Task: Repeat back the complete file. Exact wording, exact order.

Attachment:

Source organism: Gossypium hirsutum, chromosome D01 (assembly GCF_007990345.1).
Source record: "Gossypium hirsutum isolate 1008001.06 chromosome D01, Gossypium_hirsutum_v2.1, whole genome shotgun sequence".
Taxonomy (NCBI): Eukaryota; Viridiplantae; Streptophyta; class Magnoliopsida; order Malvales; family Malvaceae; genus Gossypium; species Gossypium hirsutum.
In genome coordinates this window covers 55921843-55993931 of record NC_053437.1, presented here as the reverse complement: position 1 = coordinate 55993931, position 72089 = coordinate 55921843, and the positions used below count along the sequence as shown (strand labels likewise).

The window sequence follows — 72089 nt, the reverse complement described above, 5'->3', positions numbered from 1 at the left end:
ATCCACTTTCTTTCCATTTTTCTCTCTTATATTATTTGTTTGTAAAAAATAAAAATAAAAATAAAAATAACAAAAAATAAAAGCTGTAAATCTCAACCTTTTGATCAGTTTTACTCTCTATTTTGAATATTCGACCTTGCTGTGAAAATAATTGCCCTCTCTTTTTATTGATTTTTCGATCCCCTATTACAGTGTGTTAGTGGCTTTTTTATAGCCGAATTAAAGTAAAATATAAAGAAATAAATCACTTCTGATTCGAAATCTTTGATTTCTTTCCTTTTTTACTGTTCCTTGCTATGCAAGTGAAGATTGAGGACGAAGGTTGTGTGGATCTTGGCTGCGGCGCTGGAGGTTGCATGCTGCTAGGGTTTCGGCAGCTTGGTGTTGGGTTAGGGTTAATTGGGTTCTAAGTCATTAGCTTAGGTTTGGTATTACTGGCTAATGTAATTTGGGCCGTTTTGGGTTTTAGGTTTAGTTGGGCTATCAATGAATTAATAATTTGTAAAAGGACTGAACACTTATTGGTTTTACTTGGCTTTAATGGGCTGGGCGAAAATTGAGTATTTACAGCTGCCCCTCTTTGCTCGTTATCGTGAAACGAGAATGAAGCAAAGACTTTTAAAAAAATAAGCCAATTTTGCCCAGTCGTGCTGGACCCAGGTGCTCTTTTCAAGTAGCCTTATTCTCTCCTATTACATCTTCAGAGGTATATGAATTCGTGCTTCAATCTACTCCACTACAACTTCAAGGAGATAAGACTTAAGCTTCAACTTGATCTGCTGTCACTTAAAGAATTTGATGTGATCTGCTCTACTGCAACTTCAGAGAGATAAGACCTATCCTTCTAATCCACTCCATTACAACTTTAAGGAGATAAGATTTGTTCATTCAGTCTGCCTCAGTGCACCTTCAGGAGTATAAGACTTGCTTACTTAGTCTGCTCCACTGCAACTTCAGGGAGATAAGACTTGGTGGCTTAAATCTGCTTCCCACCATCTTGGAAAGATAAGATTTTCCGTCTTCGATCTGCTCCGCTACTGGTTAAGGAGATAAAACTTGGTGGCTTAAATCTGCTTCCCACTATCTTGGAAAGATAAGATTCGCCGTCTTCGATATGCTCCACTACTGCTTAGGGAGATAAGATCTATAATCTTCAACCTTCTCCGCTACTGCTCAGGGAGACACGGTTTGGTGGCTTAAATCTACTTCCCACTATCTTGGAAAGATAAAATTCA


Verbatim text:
Source organism: Gossypium hirsutum, chromosome D01 (assembly GCF_007990345.1).
Source record: "Gossypium hirsutum isolate 1008001.06 chromosome D01, Gossypium_hirsutum_v2.1, whole genome shotgun sequence".
Taxonomy (NCBI): Eukaryota; Viridiplantae; Streptophyta; class Magnoliopsida; order Malvales; family Malvaceae; genus Gossypium; species Gossypium hirsutum.
In genome coordinates this window covers 55921843-55993931 of record NC_053437.1, presented here as the reverse complement: position 1 = coordinate 55993931, position 72089 = coordinate 55921843, and the positions used below count along the sequence as shown (strand labels likewise).

The window sequence follows — 72089 nt, the reverse complement described above, 5'->3', positions numbered from 1 at the left end:
ATCCACTTTCTTTCCATTTTTCTCTCTTATATTATTTGTTTGTAAAAAATAAAAATAAAAATAAAAATAACAAAAAATAAAAGCTGTAAATCTCAACCTTTTGATCAGTTTTACTCTCTATTTTGAATATTCGACCTTGCTGTGAAAATAATTGCCCTCTCTTTTTATTGATTTTTCGATCCCCTATTACAGTGTGTTAGTGGCTTTTTTATAGCCGAATTAAAGTAAAATATAAAGAAATAAATCACTTCTGATTCGAAATCTTTGATTTCTTTCCTTTTTTACTGTTCCTTGCTATGCAAGTGAAGATTGAGGACGAAGGTTGTGTGGATCTTGGCTGCGGCGCTGGAGGTTGCATGCTGCTAGGGTTTCGGCAGCTTGGTGTTGGGTTAGGGTTAATTGGGTTCTAAGTCATTAGCTTAGGTTTGGTATTACTGGCTAATGTAATTTGGGCCGTTTTGGGTTTTAGGTTTAGTTGGGCTATCAATGAATTAATAATTTGTAAAAGGACTGAACACTTATTGGTTTTACTTGGCTTTAATGGGCTGGGCGAAAATTGAGTATTTACAGCTGCCCCTCTTTGCTCGTTATCGTGAAACGAGAATGAAGCAAAGACTTTTAAAAAAATAAGCCAATTTTGCCCAGTCGTGCTGGACCCAGGTGCTCTTTTCAAGTAGCCTTATTCTCTCCTATTACATCTTCAGAGGTATATGAATTCGTGCTTCAATCTACTCCACTACAACTTCAAGGAGATAAGACTTAAGCTTCAACTTGATCTGCTGTCACTTAAAGAATTTGATGTGATCTGCTCTACTGCAACTTCAGAGAGATAAGACCTATCCTTCTAATCCACTCCATTACAACTTTAAGGAGATAAGATTTGTTCATTCAGTCTGCCTCAGTGCACCTTCAGGAGTATAAGACTTGCTTACTTAGTCTGCTCCACTGCAACTTCAGGGAGATAAGACTTGGTGGCTTAAATCTGCTTCCCACCATCTTGGAAAGATAAGATTTTCCGTCTTCGATCTGCTCCGCTACTGGTTAAGGAGATAAAACTTGGTGGCTTAAATCTGCTTCCCACTATCTTGGAAAGATAAGATTCGCCGTCTTCGATATGCTCCACTACTGCTTAGGGAGATAAGATCTATAATCTTCAACCTTCTCCGCTACTGCTCAGGGAGACACGGTTTGGTGGCTTAAATCTACTTCCCACTATCTTGGAAAGATAAAATTCA